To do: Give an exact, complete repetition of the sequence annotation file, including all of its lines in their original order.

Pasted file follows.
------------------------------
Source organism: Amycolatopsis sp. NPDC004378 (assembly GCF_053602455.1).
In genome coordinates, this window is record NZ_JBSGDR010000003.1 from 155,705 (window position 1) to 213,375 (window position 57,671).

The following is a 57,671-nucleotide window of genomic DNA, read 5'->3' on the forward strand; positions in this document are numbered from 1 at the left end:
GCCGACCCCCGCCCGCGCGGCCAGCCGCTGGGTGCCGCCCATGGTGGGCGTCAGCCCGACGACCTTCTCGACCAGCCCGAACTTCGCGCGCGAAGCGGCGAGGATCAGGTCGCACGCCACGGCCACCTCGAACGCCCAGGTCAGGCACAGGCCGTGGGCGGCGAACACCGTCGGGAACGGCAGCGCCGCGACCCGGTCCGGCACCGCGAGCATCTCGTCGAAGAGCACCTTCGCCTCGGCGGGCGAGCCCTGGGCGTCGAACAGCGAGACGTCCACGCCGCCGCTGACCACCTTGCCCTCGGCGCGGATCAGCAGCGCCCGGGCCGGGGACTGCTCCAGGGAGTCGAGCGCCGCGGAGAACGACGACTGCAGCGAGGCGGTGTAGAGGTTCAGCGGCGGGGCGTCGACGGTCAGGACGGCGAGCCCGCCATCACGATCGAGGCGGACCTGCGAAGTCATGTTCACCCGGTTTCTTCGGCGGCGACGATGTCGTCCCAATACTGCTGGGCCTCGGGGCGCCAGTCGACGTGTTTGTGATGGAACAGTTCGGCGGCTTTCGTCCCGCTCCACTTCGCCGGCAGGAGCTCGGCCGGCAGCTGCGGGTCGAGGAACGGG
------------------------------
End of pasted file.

Source organism: Amycolatopsis sp. NPDC004378 (assembly GCF_053602455.1).
In genome coordinates, this window is record NZ_JBSGDR010000003.1 from 155,705 (window position 1) to 213,375 (window position 57,671).

The following is a 57,671-nucleotide window of genomic DNA, read 5'->3' on the forward strand; positions in this document are numbered from 1 at the left end:
GCCGACCCCCGCCCGCGCGGCCAGCCGCTGGGTGCCGCCCATGGTGGGCGTCAGCCCGACGACCTTCTCGACCAGCCCGAACTTCGCGCGCGAAGCGGCGAGGATCAGGTCGCACGCCACGGCCACCTCGAACGCCCAGGTCAGGCACAGGCCGTGGGCGGCGAACACCGTCGGGAACGGCAGCGCCGCGACCCGGTCCGGCACCGCGAGCATCTCGTCGAAGAGCACCTTCGCCTCGGCGGGCGAGCCCTGGGCGTCGAACAGCGAGACGTCCACGCCGCCGCTGACCACCTTGCCCTCGGCGCGGATCAGCAGCGCCCGGGCCGGGGACTGCTCCAGGGAGTCGAGCGCCGCGGAGAACGACGACTGCAGCGAGGCGGTGTAGAGGTTCAGCGGCGGGGCGTCGACGGTCAGGACGGCGAGCCCGCCATCACGATCGAGGCGGACCTGCGAAGTCATGTTCACCCGGTTTCTTCGGCGGCGACGATGTCGTCCCAATACTGCTGGGCCTCGGGGCGCCAGTCGACGTGTTTGTGATGGAACAGTTCGGCGGCTTTCGTCCCGCTCCACTTCGCCGGCAGGAGCTCGGCCGGCAGCTGCGGGTCGAGGAACGGG